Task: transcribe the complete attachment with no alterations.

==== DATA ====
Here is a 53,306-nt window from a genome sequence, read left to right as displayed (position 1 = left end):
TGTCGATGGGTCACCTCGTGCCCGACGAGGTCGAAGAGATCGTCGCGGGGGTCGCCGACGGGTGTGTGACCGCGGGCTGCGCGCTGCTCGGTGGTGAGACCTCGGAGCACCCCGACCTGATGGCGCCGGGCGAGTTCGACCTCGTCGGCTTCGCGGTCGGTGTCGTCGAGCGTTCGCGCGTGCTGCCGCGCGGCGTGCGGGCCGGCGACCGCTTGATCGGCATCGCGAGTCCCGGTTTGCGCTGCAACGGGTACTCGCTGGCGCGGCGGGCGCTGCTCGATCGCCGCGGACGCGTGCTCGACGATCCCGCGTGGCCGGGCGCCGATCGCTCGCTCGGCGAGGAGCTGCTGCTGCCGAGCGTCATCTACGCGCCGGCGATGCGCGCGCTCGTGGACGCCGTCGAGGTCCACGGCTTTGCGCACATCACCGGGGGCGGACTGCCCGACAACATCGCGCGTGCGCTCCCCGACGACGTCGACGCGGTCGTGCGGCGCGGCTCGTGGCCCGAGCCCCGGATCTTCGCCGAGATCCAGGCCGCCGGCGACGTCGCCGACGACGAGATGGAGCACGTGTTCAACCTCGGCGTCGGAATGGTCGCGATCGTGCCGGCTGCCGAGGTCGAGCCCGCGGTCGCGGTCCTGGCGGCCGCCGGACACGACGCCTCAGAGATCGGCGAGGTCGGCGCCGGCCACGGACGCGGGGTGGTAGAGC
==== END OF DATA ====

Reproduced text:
Here is a 53,306-nt window from a genome sequence, read left to right as displayed (position 1 = left end):
TGTCGATGGGTCACCTCGTGCCCGACGAGGTCGAAGAGATCGTCGCGGGGGTCGCCGACGGGTGTGTGACCGCGGGCTGCGCGCTGCTCGGTGGTGAGACCTCGGAGCACCCCGACCTGATGGCGCCGGGCGAGTTCGACCTCGTCGGCTTCGCGGTCGGTGTCGTCGAGCGTTCGCGCGTGCTGCCGCGCGGCGTGCGGGCCGGCGACCGCTTGATCGGCATCGCGAGTCCCGGTTTGCGCTGCAACGGGTACTCGCTGGCGCGGCGGGCGCTGCTCGATCGCCGCGGACGCGTGCTCGACGATCCCGCGTGGCCGGGCGCCGATCGCTCGCTCGGCGAGGAGCTGCTGCTGCCGAGCGTCATCTACGCGCCGGCGATGCGCGCGCTCGTGGACGCCGTCGAGGTCCACGGCTTTGCGCACATCACCGGGGGCGGACTGCCCGACAACATCGCGCGTGCGCTCCCCGACGACGTCGACGCGGTCGTGCGGCGCGGCTCGTGGCCCGAGCCCCGGATCTTCGCCGAGATCCAGGCCGCCGGCGACGTCGCCGACGACGAGATGGAGCACGTGTTCAACCTCGGCGTCGGAATGGTCGCGATCGTGCCGGCTGCCGAGGTCGAGCCCGCGGTCGCGGTCCTGGCGGCCGCCGGACACGACGCCTCAGAGATCGGCGAGGTCGGCGCCGGCCACGGACGCGGGGTGGTAGAGC